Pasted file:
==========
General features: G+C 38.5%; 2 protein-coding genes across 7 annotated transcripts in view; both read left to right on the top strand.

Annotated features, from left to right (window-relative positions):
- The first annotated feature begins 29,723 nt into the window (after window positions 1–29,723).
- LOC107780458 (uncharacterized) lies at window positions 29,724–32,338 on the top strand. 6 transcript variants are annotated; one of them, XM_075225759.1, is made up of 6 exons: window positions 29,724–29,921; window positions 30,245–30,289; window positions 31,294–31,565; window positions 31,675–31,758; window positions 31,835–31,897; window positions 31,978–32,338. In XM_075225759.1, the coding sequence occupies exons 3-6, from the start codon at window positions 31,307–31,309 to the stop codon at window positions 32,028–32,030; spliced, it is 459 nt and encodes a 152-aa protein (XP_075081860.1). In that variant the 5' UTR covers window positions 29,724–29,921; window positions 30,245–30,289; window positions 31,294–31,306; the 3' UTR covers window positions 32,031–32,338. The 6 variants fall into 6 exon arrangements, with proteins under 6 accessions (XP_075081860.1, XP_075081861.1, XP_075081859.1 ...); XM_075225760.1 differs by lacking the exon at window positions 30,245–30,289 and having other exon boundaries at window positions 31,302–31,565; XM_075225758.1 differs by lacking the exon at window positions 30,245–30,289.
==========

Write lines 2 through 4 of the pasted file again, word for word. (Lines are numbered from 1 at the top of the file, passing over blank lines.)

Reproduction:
Annotated features, from left to right (window-relative positions):
- The first annotated feature begins 29,723 nt into the window (after window positions 1–29,723).
- LOC107780458 (uncharacterized) lies at window positions 29,724–32,338 on the top strand. 6 transcript variants are annotated; one of them, XM_075225759.1, is made up of 6 exons: window positions 29,724–29,921; window positions 30,245–30,289; window positions 31,294–31,565; window positions 31,675–31,758; window positions 31,835–31,897; window positions 31,978–32,338. In XM_075225759.1, the coding sequence occupies exons 3-6, from the start codon at window positions 31,307–31,309 to the stop codon at window positions 32,028–32,030; spliced, it is 459 nt and encodes a 152-aa protein (XP_075081860.1). In that variant the 5' UTR covers window positions 29,724–29,921; window positions 30,245–30,289; window positions 31,294–31,306; the 3' UTR covers window positions 32,031–32,338. The 6 variants fall into 6 exon arrangements, with proteins under 6 accessions (XP_075081860.1, XP_075081861.1, XP_075081859.1 ...); XM_075225760.1 differs by lacking the exon at window positions 30,245–30,289 and having other exon boundaries at window positions 31,302–31,565; XM_075225758.1 differs by lacking the exon at window positions 30,245–30,289.